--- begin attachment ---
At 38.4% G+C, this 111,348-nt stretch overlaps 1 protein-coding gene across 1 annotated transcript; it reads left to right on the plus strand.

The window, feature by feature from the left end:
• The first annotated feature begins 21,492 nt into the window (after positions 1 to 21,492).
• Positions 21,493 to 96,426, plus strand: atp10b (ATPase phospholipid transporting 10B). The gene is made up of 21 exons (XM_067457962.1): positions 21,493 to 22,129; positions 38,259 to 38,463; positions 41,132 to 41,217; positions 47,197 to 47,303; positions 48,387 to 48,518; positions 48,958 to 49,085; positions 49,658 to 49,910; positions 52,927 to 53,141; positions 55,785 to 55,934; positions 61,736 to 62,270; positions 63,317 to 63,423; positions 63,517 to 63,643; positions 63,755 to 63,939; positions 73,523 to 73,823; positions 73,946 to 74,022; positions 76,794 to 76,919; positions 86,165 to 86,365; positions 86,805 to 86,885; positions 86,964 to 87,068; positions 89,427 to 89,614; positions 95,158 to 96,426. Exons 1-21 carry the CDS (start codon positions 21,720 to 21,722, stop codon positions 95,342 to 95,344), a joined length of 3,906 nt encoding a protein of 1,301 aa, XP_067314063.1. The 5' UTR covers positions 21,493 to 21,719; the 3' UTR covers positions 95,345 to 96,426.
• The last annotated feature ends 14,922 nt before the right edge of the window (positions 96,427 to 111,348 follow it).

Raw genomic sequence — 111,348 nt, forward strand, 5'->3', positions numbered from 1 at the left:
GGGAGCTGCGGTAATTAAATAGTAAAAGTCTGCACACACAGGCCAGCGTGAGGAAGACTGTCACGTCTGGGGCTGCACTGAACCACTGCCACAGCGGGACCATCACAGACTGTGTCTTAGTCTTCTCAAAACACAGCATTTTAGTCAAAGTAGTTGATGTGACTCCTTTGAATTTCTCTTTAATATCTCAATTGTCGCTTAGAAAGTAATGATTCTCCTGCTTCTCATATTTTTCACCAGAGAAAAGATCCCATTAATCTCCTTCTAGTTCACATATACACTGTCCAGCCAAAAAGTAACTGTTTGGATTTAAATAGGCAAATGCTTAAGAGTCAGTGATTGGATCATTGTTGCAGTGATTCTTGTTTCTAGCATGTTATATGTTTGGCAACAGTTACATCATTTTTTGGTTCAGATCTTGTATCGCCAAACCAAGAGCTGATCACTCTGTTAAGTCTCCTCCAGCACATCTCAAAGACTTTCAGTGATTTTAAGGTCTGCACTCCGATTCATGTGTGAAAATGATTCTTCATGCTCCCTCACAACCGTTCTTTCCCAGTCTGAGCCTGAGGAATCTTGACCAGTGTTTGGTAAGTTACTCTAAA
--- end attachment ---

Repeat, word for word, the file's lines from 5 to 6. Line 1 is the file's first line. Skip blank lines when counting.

• The last annotated feature ends 14,922 nt before the right edge of the window (positions 96,427 to 111,348 follow it).

Raw genomic sequence — 111,348 nt, forward strand, 5'->3', positions numbered from 1 at the left: